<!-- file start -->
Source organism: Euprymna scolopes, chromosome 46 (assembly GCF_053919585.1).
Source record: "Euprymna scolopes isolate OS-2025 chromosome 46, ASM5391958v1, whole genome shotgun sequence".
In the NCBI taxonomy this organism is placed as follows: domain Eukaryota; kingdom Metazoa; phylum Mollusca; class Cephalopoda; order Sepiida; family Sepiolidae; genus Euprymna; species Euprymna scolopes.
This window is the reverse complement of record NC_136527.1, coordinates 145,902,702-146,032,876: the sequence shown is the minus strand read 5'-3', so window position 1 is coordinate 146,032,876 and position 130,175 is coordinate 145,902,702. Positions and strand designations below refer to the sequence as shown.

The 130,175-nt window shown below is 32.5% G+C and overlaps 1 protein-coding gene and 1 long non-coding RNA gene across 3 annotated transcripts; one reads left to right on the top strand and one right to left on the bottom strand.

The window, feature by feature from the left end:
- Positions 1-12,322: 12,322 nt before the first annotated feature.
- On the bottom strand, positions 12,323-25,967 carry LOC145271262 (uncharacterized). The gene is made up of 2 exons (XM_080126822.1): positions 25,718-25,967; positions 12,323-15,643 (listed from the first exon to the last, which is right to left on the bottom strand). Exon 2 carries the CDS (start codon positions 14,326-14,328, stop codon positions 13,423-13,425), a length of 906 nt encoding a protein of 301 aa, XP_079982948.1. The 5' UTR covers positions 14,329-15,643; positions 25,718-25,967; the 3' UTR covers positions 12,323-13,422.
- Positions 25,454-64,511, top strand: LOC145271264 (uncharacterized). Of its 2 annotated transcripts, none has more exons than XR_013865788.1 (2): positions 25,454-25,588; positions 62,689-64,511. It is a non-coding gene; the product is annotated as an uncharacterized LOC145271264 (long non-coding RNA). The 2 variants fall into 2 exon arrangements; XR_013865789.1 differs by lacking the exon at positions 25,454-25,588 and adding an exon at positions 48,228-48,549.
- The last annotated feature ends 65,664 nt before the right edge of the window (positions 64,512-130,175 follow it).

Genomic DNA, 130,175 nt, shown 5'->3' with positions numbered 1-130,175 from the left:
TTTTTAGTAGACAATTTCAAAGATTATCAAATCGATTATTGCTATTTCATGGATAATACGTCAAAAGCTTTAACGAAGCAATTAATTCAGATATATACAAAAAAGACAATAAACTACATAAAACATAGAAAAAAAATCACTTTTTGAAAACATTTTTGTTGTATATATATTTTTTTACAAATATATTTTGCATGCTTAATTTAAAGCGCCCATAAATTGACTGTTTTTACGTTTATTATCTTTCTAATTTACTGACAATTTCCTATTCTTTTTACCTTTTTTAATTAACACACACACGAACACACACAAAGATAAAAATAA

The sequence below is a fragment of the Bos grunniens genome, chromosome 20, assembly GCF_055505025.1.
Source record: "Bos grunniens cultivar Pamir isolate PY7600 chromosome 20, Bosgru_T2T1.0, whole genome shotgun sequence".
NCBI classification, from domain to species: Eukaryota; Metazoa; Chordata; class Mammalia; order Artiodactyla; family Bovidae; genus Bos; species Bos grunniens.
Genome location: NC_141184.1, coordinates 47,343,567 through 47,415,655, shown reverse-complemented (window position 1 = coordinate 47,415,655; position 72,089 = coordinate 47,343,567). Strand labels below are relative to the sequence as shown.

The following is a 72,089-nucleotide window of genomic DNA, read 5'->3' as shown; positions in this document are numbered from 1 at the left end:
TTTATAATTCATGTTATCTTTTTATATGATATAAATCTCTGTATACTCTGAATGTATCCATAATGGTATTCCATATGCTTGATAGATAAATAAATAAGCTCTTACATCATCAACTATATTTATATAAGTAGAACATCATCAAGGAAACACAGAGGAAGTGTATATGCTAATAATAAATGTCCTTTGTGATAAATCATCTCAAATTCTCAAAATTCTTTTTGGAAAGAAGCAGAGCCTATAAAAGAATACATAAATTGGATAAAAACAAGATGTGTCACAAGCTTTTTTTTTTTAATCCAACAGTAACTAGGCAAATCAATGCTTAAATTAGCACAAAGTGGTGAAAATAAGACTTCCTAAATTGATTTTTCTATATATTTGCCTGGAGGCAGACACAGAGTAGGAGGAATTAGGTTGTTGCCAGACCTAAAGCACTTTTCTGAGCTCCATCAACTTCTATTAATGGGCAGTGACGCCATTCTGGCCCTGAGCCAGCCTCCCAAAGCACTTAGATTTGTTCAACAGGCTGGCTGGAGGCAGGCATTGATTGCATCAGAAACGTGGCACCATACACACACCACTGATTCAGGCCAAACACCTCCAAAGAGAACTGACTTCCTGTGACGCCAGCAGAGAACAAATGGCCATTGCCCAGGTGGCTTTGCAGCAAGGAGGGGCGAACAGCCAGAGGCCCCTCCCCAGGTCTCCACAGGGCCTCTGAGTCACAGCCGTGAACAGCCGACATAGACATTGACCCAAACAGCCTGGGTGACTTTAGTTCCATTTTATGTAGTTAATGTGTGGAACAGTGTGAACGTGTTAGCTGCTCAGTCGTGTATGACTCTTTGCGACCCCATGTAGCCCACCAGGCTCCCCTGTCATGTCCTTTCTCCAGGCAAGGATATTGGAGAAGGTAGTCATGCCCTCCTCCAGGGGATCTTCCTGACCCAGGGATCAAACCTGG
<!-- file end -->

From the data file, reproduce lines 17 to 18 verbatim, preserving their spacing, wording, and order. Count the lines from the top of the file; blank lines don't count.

The following is a 72,089-nucleotide window of genomic DNA, read 5'->3' as shown; positions in this document are numbered from 1 at the left end:
TTTATAATTCATGTTATCTTTTTATATGATATAAATCTCTGTATACTCTGAATGTATCCATAATGGTATTCCATATGCTTGATAGATAAATAAATAAGCTCTTACATCATCAACTATATTTATATAAGTAGAACATCATCAAGGAAACACAGAGGAAGTGTATATGCTAATAATAAATGTCCTTTGTGATAAATCATCTCAAATTCTCAAAATTCTTTTTGGAAAGAAGCAGAGCCTATAAAAGAATACATAAATTGGATAAAAACAAGATGTGTCACAAGCTTTTTTTTTTTAATCCAACAGTAACTAGGCAAATCAATGCTTAAATTAGCACAAAGTGGTGAAAATAAGACTTCCTAAATTGATTTTTCTATATATTTGCCTGGAGGCAGACACAGAGTAGGAGGAATTAGGTTGTTGCCAGACCTAAAGCACTTTTCTGAGCTCCATCAACTTCTATTAATGGGCAGTGACGCCATTCTGGCCCTGAGCCAGCCTCCCAAAGCACTTAGATTTGTTCAACAGGCTGGCTGGAGGCAGGCATTGATTGCATCAGAAACGTGGCACCATACACACACCACTGATTCAGGCCAAACACCTCCAAAGAGAACTGACTTCCTGTGACGCCAGCAGAGAACAAATGGCCATTGCCCAGGTGGCTTTGCAGCAAGGAGGGGCGAACAGCCAGAGGCCCCTCCCCAGGTCTCCACAGGGCCTCTGAGTCACAGCCGTGAACAGCCGACATAGACATTGACCCAAACAGCCTGGGTGACTTTAGTTCCATTTTATGTAGTTAATGTGTGGAACAGTGTGAACGTGTTAGCTGCTCAGTCGTGTATGACTCTTTGCGACCCCATGTAGCCCACCAGGCTCCCCTGTCATGTCCTTTCTCCAGGCAAGGATATTGGAGAAGGTAGTCATGCCCTCCTCCAGGGGATCTTCCTGACCCAGGGATCAAACCTGG